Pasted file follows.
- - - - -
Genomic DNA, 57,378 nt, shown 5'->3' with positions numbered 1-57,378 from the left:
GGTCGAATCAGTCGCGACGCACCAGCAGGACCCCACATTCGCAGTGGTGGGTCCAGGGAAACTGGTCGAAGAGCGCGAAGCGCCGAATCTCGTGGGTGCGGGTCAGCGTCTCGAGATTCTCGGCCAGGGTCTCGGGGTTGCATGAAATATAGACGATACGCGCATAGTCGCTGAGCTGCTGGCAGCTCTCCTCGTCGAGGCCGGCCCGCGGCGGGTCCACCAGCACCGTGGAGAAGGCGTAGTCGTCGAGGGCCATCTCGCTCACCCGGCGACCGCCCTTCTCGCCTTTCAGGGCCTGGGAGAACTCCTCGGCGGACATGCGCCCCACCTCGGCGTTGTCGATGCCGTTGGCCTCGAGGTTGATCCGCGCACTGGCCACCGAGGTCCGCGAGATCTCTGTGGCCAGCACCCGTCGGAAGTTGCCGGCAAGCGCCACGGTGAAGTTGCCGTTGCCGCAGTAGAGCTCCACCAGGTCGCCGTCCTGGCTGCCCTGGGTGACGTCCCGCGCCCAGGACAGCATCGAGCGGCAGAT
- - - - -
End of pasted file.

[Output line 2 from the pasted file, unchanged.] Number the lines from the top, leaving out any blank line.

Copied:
GGTCGAATCAGTCGCGACGCACCAGCAGGACCCCACATTCGCAGTGGTGGGTCCAGGGAAACTGGTCGAAGAGCGCGAAGCGCCGAATCTCGTGGGTGCGGGTCAGCGTCTCGAGATTCTCGGCCAGGGTCTCGGGGTTGCATGAAATATAGACGATACGCGCATAGTCGCTGAGCTGCTGGCAGCTCTCCTCGTCGAGGCCGGCCCGCGGCGGGTCCACCAGCACCGTGGAGAAGGCGTAGTCGTCGAGGGCCATCTCGCTCACCCGGCGACCGCCCTTCTCGCCTTTCAGGGCCTGGGAGAACTCCTCGGCGGACATGCGCCCCACCTCGGCGTTGTCGATGCCGTTGGCCTCGAGGTTGATCCGCGCACTGGCCACCGAGGTCCGCGAGATCTCTGTGGCCAGCACCCGTCGGAAGTTGCCGGCAAGCGCCACGGTGAAGTTGCCGTTGCCGCAGTAGAGCTCCACCAGGTCGCCGTCCTGGCTGCCCTGGGTGACGTCCCGCGCCCAGGACAGCATCGAGCGGCAGAT